Cheap Chow For Bow Wows

March 20th, 2012


A salmon dinner for just $1.25? A French omelette for 97 cents? Yup, you read that right. Tonight’s episode of FIDO & WINE (airing at 8 pm ET/PT) reveals the secrets of making “Doggie Dinners On A Dime.” Producer extraordinaire Jen Mitchell has the scoop in the latest post on her must-bookmark blog, My Dog’s Breakfast:

Our latest episode of Fido & Wine, Dog Dinners on a Dime, set out to bust the myth that it’s too expensive to home cook for your dog. My team (Hey-yo Melissa Auger!) went on a mission to pet stores and grocery stores in our area and calculated the average cost of a half a can of wet food and a cup of kibble. (The amount of food each of my labs would need to eat twice per day). The processed meal averaged out at $1.45, so it was a challenge to create some divine dinners with wow factor for less than this!

In the first part of our episode, Kim Clancy of the popular website shared cost saving tips with our hostess with the mostest, Laura Ducharme. She had a lot of great suggestions, and the one that worked really well for us in this case was to check the flyers for sales. We found a great deal on frozen wild salmon filets: Four bucks each. Portioned into four, and served with two sides,  this dinner deal rang in at even less than the average processed meal. TAKE THAT PROCESSED FOOD!

Fresh, wild salmon, pot barley (a better carb for dogs than rice), and vibrant green peas that we always have kicking around – topped with dollop of plain yogurt. I know a lot of people say that salmon is too expensive to eat often, and yes, the unfrozen, thick ruby beauties at the seafood counter are more appealing and cost more than these – but you can turn the less expensive frozen filets into a beautiful meal – just look at the picture! The trick, which I learned while developing this recipe, is to dry the bejeezus out of the filet first with some paper towels. You will get a mushy result if you simply thaw and broil, but a dry fish to roast will give you a nice crust on it like you see in the picture [above].

The other dinner Laura Pants will show you is a Fluffy French Omelette – only 97 cents! KA-CHING!! Get cooking for your dog already – and don’t let me hear you say it’s too expensive! OK, sure, if you’re feeding cheap kibble only, it’s going to be cheaper than these meals … but if you’re buying even a medium priced kibble and mixing with cans or feeding a can as a meal, you will not be breaking your bank with these dinners! Real food for your dog IS an option.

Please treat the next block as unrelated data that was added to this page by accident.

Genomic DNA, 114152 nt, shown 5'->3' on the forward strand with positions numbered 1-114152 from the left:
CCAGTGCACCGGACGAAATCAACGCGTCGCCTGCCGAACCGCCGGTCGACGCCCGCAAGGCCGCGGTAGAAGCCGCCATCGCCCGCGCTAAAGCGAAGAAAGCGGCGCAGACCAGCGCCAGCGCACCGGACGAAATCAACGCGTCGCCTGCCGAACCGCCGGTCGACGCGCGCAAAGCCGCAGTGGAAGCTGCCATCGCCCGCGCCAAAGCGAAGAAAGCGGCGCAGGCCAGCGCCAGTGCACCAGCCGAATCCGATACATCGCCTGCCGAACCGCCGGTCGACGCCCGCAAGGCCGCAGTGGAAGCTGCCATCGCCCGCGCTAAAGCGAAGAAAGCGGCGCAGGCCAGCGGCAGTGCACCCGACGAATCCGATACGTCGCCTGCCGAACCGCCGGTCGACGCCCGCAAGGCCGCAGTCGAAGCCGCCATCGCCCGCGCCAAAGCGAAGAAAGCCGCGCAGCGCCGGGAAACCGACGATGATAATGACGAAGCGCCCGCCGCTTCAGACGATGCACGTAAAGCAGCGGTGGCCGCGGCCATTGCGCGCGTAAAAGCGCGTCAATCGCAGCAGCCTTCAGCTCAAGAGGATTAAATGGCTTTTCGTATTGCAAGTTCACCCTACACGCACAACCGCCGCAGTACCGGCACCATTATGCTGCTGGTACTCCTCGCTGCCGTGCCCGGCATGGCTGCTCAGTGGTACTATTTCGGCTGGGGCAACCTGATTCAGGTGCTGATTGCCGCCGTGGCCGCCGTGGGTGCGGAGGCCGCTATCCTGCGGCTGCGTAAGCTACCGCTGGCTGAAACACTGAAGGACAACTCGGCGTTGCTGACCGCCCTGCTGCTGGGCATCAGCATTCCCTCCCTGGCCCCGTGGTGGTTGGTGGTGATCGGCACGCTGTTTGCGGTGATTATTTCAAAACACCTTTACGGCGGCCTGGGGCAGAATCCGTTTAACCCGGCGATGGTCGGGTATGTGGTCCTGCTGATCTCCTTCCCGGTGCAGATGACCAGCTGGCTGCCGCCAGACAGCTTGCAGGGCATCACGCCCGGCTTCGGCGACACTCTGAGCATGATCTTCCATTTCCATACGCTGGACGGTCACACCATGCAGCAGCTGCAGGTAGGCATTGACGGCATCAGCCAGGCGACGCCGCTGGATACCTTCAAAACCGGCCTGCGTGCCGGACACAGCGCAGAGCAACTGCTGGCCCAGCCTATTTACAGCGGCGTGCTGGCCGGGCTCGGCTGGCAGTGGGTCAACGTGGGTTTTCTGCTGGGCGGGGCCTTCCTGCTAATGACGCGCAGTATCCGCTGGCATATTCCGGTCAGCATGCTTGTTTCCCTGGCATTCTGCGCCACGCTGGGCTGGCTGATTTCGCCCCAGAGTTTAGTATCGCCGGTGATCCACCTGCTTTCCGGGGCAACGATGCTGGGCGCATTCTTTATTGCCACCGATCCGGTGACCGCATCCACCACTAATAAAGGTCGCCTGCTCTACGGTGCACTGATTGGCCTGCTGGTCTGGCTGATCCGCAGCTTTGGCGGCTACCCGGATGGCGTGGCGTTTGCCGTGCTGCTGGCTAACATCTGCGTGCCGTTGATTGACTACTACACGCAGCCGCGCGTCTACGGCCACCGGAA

Find recipes and more from tonight’s episode HERE. Follow Jen’s blog HERE.


Video Blog: Travel Tips

March 14th, 2012


Looking forward to a spring getaway? Make sure your vacation plans include provisions for your pet while you’re away. In this video blog post, The Pet Network’s Melissa walks you through the best options, from posh doggie hotels and spas to professional dog walkers and nannies.


Fido & Wine Preview

September 15th, 2011

Check out the video preview, below, for Fido & Wine, our new Pet Network original series.

Your Pet Won’t Be The Only One Licking The Plate!

Fido & Wine is the world’s first cooking series dedicated to sharing ideas and recipes for meals that both people and their pets can enjoy. Join host Laura Ducharme as she searches out inspiration for a fine meal that humans and animals alike will savour, and then returns to her kitchen to demonstrate how to prepare these mouth-watering recipes.

Premieres Tuesday Sept. 27 at 8 pm ET/PT. Stay tuned for more info.

More “In Memoriam”

June 28th, 2011

As we noted in an earlier post, there seems to be growing recognition in our society that the emotion pet owners feel over the loss of a loyal animal companion is a legitimate form of grief. Here’s a further example: the Animal Compassion Network, a non-profit animal welfare organization in North Carolina, is launching a monthly “pet loss and grief support group” called Paws on the Heart. The facilitator, a longtime chaplain at Asheville, NC’s Mission Hospital, is “an avid animal lover and strong believer in the importance of honoring the pets in our lives.” Read the whole story here.

A couple of decades ago, people who held memorials for beloved pets or had them interred in pet cemeteries were regarded as kooks. Not anymore. Our evolving views on animal welfare have clearly brought changes in how we look upon a companion animal’s life and death. It’s reasonable to assume we’ll be seeing support groups like this one springing up more and more commonly in the near future.